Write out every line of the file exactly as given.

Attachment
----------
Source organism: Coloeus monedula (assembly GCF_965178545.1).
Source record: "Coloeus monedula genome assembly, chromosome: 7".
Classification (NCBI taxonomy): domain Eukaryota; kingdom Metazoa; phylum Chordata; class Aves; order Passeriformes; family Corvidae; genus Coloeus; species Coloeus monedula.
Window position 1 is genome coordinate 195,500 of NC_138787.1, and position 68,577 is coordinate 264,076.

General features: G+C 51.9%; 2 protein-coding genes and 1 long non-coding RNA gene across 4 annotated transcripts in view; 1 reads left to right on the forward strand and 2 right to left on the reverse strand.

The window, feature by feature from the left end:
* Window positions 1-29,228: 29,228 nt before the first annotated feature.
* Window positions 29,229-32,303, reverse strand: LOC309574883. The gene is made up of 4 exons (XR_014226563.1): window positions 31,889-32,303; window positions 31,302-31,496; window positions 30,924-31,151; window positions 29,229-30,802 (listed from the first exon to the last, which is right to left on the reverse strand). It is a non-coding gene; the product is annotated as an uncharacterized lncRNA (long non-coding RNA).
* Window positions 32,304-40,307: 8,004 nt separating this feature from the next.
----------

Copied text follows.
Source organism: Coloeus monedula (assembly GCF_965178545.1).
Source record: "Coloeus monedula genome assembly, chromosome: 7".
Classification (NCBI taxonomy): domain Eukaryota; kingdom Metazoa; phylum Chordata; class Aves; order Passeriformes; family Corvidae; genus Coloeus; species Coloeus monedula.
Window position 1 is genome coordinate 195,500 of NC_138787.1, and position 68,577 is coordinate 264,076.

General features: G+C 51.9%; 2 protein-coding genes and 1 long non-coding RNA gene across 4 annotated transcripts in view; 1 reads left to right on the forward strand and 2 right to left on the reverse strand.

The window, feature by feature from the left end:
* Window positions 1-29,228: 29,228 nt before the first annotated feature.
* Window positions 29,229-32,303, reverse strand: LOC309574883. The gene is made up of 4 exons (XR_014226563.1): window positions 31,889-32,303; window positions 31,302-31,496; window positions 30,924-31,151; window positions 29,229-30,802 (listed from the first exon to the last, which is right to left on the reverse strand). It is a non-coding gene; the product is annotated as an uncharacterized lncRNA (long non-coding RNA).
* Window positions 32,304-40,307: 8,004 nt separating this feature from the next.